In the same vain, it is great and refreshing to see Microsoft talk about and stress how important good design, a quality user experience and conformance to the Metro design paradigm is (same video). They really copied the right pages from the Apple playbook here.

So What about Our Tools?

Windows and .NET are a very important platform for us here at RemObjects, and that continues to be the case going forward. The teams here are already hard at work at providing support for VS11, WinRT and Metro, based on previous access we had to internal betas as well as of course the Developer Preview that is now available via MSDN to everyone.

Data Abstract (and RemObjects SDK) will be integrated into Visual Studio 11 soon, and will let you build Metro clients (something which is especially important since the client data access story on Metro/WinRT seems to be pretty thin, otherwise). We’re not forgetting Hydra, either.

And Oxygene will, of course, let you create Metro/WinRT applications, allowing you to build native applications with lots of shared Object Pascal code for Windows Phone 7, Android and Metro – next to, of course, regular Windows and cross-platform apps with .NET, Mono and Java.

I don’t want to promise exact timelines, but we’ll let you know more and will have beta bits for customers to play with, Real Soon™.

Exciting Times Ahead

As most of you know, I’m mostly a “Mac and iOS guy” and have not been a big fan of the Microsoft platform for a while. But what I’m seeing here looks impressive, and while I’m not contemplating to switch <g>, real competition is good for everyone, and it is great to see a new quality platform coming out of Microsoft, and I believe this will be a great opportunity (and challenge) for Windows developers. The next couple of years will be very exciting, as far as development platforms go!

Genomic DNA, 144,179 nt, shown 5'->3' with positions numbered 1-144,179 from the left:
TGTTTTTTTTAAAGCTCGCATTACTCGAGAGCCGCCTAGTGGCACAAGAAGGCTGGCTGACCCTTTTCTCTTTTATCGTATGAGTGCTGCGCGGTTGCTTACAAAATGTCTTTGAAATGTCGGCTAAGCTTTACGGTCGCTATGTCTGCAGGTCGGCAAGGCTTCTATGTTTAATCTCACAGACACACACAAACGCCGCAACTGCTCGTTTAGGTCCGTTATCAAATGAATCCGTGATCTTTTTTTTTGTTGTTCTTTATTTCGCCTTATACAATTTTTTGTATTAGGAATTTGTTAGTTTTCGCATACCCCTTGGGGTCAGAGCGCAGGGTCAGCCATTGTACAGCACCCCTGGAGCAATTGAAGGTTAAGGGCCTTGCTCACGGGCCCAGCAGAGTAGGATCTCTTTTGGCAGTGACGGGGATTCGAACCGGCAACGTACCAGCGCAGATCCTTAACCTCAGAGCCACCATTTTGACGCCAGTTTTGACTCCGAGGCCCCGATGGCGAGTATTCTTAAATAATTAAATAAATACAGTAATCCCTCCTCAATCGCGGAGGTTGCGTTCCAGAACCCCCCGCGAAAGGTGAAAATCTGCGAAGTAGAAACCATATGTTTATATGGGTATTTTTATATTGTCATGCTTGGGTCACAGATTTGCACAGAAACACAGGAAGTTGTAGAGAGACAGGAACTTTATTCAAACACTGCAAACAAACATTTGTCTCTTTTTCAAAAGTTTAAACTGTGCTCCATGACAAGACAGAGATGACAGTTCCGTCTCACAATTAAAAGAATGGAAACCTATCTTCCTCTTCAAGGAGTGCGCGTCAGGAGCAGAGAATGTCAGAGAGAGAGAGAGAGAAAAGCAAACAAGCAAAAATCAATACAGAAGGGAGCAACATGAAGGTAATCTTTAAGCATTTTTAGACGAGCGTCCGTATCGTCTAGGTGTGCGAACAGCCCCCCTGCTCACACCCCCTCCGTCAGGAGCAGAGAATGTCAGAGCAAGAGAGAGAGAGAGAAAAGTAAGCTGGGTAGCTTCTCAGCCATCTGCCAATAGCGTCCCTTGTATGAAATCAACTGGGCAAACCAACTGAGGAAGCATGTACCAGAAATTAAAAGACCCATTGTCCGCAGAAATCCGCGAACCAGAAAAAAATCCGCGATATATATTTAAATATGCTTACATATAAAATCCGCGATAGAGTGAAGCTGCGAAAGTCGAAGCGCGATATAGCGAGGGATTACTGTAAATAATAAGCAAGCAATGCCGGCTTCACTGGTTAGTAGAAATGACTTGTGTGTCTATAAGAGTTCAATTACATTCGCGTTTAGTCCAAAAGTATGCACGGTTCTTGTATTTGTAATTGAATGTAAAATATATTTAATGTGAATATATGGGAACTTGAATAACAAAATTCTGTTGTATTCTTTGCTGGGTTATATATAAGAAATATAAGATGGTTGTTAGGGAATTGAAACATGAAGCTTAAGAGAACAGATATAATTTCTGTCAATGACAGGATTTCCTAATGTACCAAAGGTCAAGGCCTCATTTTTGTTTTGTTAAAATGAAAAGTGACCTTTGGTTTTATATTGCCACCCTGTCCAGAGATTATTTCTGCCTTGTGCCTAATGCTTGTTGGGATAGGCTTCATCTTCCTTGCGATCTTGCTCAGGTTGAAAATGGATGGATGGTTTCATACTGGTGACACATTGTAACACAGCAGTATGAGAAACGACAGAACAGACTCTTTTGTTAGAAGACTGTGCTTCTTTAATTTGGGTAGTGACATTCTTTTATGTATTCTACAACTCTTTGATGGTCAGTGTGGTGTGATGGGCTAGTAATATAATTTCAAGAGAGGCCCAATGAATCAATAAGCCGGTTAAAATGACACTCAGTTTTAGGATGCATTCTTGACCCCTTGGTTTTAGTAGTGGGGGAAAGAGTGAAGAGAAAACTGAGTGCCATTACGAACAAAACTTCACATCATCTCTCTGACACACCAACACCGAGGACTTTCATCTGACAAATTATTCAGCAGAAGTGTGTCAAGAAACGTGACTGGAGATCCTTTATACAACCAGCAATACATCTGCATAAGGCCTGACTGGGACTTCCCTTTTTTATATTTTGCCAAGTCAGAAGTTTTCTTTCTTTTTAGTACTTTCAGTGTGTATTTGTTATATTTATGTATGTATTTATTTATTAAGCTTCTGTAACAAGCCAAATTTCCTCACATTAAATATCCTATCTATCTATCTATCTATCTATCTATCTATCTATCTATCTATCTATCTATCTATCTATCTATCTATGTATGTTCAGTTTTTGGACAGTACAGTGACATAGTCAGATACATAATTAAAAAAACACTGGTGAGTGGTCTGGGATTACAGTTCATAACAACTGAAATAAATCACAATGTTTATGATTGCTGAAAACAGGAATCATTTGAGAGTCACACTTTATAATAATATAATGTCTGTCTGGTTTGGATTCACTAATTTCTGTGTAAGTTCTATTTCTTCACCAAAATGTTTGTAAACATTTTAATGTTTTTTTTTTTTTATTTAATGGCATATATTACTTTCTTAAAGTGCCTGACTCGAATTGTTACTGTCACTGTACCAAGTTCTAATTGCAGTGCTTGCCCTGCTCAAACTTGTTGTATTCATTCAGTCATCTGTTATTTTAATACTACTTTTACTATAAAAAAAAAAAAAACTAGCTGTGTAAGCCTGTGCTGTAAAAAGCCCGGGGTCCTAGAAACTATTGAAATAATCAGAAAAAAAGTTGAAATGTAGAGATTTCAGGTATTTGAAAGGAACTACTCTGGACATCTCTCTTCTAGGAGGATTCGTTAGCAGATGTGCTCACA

11 responses to Thoughts on Windows 8 and “Metro”

  1. “I’ve made the argument before that anyone trying to use Win32-rooted tools to create applications, say, for Mac or iOS is doomed to fail and produce sub-par results.”

    In which you would include Delphi and Firemonkey?

  2. Interesting.

    I hope for my sake you’re wrong – I like being in my comfort zone… will be watching things unfold with interest over the next 12 months.

    • Indeed, i think the next year or two was already going to very interesting, on a lot of fronts; Windows 8 and Metro certainly adds to that, and will make sure we’re not bored. ;)

      WRT to Delphi/FireMonkey: don’t let what i said above keep you from giving it a try; there’s certainly a lot of different approaches to cross platform development – it just happens to be my personal opinion and preference that i like to use the platform native tools (say, Xcode/Cocoa on Mac/iOS, .NET for Windows Phone 7, Java for Android) rather than abstraction layers that make all platforms look the same. i think each platform and each platform’s development tools have their unique ways of doing things, and embracing them, rather than “fighting the framework” will usually give the best results.

      I think Delphi developers, in particular, have a tendency to want everything funneled into a Delphi abstraction, and are often missing out on a whole range of great technologies that are out there (and often a joy to work with) while they wait for Delphi to provide a step in. And i say that fully aware that i was doing the same for a long time, for example never giving .NET a real chance “back then” while i waited for Delphi 8 to come and support it (and was, of course disappointed by it ;). Im glad i didn’t do the same mistake WRT Xcode, as not only have i been able to code for Mac and iOS for years already, i also found i actually enjoyed using those tools far more than i ever enjoyed working with anything else.